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Every two weeks we bring you opinion, news and research on Employee Engagement, Leadership and Organisational Performance, along with some thoughts on practical workplace applications.


Editorial:  Who Gets the Credit?

In an article entitled ‘Get Coaching But Don’t Tell People’, executive coach Debra Benton proposes that all managers should get a coach “But just don’t tell anyone.” Her argument is that when you succeed it’s your success, not that of the coach. Benton goes on to say “I tell executives that I coach in the business world to take full credit for anything good they did even when I helped with the strategy and approach. I got paid, that’s my thank you. I tell them, ‘You are the one who did it and that’s why you take credit.’”

I get the point, and it’s a humble attitude from the coach. However, the unspoken message that comes through is “I’m not admitting that I need help” and that’s certainly arrogant and potentially dangerous.

So when you do good work and get great results, helped by the coaching you received, who should take the credit? You, as Benton says (and your team for the part they played). But never be shy about the commitment you have made to your own growth and development. Be open about it (not the content necessarily, but the fact that you are being coached). It’s not something to be ashamed of; in fact, it shows a certain humility and self-confidence to admit that you don’t know everything and that you take your own development seriously.

And that may encourage others to do the same.

Steve Short – Emenex


Are Your Employees ‘Engaged’ Or ‘Happily Complacent’?

The reason to care about employee engagement can be summed up in one word: productivity.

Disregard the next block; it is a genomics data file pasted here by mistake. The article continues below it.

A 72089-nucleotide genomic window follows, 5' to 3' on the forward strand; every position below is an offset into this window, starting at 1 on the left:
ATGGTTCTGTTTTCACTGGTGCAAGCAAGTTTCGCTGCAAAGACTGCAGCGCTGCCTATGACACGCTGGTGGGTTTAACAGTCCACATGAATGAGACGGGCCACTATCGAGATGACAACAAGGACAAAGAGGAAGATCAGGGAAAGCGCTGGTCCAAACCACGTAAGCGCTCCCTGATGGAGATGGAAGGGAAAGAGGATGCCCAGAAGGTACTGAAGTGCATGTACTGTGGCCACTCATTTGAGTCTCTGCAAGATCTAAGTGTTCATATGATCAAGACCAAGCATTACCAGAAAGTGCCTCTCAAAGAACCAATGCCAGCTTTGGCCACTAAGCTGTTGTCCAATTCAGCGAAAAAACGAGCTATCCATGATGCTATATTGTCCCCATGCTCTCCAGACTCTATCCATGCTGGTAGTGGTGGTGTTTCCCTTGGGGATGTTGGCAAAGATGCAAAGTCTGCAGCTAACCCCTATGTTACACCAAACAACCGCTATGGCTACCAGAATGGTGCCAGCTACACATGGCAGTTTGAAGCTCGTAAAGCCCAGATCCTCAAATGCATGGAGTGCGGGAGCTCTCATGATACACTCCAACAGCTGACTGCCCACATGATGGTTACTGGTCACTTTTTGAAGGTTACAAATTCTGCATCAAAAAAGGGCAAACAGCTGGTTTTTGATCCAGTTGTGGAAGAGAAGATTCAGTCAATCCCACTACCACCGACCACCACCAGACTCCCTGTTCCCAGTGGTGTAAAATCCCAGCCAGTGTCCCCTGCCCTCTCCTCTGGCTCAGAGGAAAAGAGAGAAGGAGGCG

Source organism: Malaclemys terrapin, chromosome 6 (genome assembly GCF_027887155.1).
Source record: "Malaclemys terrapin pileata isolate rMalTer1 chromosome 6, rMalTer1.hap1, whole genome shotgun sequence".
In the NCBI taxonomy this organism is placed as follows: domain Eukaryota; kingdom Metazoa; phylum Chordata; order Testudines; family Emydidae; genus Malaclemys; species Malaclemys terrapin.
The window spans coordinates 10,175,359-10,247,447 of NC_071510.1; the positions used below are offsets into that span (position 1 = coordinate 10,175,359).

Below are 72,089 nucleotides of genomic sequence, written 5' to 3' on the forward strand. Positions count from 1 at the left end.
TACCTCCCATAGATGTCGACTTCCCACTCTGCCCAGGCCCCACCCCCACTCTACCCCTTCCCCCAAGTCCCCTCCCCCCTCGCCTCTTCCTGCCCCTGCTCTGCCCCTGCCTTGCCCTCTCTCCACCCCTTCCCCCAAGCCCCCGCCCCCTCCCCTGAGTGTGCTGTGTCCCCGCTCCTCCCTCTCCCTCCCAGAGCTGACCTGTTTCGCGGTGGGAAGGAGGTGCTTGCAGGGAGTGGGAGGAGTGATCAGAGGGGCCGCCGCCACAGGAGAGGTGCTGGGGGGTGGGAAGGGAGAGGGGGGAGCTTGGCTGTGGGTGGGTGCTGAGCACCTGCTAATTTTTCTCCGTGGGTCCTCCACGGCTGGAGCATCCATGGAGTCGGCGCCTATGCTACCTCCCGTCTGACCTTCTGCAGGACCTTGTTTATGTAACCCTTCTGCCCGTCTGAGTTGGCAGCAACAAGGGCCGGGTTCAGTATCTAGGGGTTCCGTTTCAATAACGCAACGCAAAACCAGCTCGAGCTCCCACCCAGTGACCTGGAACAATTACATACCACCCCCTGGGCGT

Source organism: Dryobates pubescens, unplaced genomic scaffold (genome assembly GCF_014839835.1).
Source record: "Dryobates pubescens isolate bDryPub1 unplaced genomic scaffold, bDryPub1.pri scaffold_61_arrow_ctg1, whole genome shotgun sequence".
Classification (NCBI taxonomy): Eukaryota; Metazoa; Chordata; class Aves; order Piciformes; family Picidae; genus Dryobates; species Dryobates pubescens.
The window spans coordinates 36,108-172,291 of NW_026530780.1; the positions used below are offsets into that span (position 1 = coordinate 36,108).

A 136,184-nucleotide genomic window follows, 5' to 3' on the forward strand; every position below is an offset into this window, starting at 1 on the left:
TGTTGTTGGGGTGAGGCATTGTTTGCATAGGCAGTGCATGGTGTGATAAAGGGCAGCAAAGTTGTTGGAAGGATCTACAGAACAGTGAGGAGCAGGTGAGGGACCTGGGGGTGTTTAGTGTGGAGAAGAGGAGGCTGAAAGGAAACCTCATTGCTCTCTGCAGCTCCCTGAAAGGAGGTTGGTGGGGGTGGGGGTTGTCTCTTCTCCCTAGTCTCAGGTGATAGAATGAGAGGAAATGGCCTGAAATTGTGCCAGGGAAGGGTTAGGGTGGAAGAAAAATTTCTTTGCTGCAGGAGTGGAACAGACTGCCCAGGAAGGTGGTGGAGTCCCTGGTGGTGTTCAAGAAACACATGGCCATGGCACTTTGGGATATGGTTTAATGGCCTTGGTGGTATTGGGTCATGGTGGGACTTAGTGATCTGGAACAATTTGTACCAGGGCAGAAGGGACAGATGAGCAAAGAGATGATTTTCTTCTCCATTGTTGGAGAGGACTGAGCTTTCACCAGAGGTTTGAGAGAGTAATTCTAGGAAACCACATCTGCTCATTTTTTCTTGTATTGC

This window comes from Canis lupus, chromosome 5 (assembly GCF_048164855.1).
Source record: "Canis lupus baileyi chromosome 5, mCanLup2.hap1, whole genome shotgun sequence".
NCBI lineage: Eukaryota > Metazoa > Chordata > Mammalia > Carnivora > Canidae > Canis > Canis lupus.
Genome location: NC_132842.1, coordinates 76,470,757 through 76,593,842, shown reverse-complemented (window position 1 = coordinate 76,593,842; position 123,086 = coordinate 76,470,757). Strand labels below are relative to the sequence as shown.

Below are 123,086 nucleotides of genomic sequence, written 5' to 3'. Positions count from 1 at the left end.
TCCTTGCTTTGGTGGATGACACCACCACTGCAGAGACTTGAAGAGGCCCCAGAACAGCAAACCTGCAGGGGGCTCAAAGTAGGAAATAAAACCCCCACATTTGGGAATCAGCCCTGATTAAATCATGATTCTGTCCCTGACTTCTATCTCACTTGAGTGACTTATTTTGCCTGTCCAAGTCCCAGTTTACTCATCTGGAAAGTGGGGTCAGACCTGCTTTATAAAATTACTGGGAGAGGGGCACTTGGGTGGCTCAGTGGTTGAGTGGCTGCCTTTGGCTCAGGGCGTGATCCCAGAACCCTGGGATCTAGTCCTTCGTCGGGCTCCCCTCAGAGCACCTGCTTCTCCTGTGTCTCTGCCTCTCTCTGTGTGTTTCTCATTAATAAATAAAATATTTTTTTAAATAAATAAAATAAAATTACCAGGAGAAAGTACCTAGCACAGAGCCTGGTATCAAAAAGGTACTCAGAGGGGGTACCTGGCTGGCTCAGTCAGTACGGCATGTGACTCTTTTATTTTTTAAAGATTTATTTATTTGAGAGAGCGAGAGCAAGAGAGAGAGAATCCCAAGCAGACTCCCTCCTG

Engaged employees will “go the extra mile” for their organization. Happily complacent employees are rarely asked to, concludes author Victor Lipman for Forbes. He traces a key reason for this distinction back to a comparison performance of managers.


It Took LinkedIn’s CEO Exactly 2 Sentences to Give the Best Career Advice You’ll Hear Today

With a 97 percent employee approval rating on Glassdoor, LinkedIn’s Jeff Weiner has developed a reputation as one of the most beloved CEOs in the world.

Weiner recently shared his advice on what it takes to reach employees on a deeper level.  Writing for Inc.com, Justin Bariso reveals Weiner’s advice, usefully expands upon it, and throws in a quote from Simon Sinek too!


Is Purpose the Key to Employee Engagement?

Could the key to truly engaging employees be in rewarding them for understanding the “why” of work? One industry leader believes so.  This brief article contains some convincing research results.


The Holy Grail of Engagement Starts With Your Employees

If your employees aren’t engaged, your marketing efforts will be for naught. Columnist Karen Steele discusses ways to help you create a culture of engagement in your organization.

Steele reminds us that Jack Welch, the legendary former chairman and CEO of General Electric, nailed it when he told the Kansas City Business Journal, “There are only three measurements that tell you nearly everything you need to know about your organization’s overall performance: employee engagement, customer satisfaction, and cash flow.”
And, as if to nail her own argument she includes another quote,  “The way your employees feel is the way your customers will feel. And if your employees don’t feel valued, neither will your customers.”
Read Steele’s piece here.

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The holy grail of engagement starts with your employees

 

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